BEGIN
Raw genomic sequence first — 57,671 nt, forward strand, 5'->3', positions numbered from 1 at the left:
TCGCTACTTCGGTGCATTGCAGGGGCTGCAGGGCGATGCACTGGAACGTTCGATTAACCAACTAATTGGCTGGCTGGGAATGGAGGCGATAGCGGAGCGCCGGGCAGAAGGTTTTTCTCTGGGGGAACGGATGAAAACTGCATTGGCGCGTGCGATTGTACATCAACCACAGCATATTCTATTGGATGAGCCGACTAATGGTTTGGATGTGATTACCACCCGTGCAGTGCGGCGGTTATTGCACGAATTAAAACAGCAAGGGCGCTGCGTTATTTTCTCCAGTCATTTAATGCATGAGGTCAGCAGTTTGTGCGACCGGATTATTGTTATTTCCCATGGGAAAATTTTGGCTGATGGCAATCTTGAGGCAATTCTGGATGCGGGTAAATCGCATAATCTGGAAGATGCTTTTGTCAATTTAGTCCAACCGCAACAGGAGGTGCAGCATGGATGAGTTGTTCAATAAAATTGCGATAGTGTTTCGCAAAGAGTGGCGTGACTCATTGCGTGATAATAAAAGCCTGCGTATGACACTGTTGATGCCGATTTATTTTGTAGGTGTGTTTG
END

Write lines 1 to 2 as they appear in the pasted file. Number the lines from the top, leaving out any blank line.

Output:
Raw genomic sequence first — 57,671 nt, forward strand, 5'->3', positions numbered from 1 at the left:
TCGCTACTTCGGTGCATTGCAGGGGCTGCAGGGCGATGCACTGGAACGTTCGATTAACCAACTAATTGGCTGGCTGGGAATGGAGGCGATAGCGGAGCGCCGGGCAGAAGGTTTTTCTCTGGGGGAACGGATGAAAACTGCATTGGCGCGTGCGATTGTACATCAACCACAGCATATTCTATTGGATGAGCCGACTAATGGTTTGGATGTGATTACCACCCGTGCAGTGCGGCGGTTATTGCACGAATTAAAACAGCAAGGGCGCTGCGTTATTTTCTCCAGTCATTTAATGCATGAGGTCAGCAGTTTGTGCGACCGGATTATTGTTATTTCCCATGGGAAAATTTTGGCTGATGGCAATCTTGAGGCAATTCTGGATGCGGGTAAATCGCATAATCTGGAAGATGCTTTTGTCAATTTAGTCCAACCGCAACAGGAGGTGCAGCATGGATGAGTTGTTCAATAAAATTGCGATAGTGTTTCGCAAAGAGTGGCGTGACTCATTGCGTGATAATAAAAGCCTGCGTATGACACTGTTGATGCCGATTTATTTTGTAGGTGTGTTTG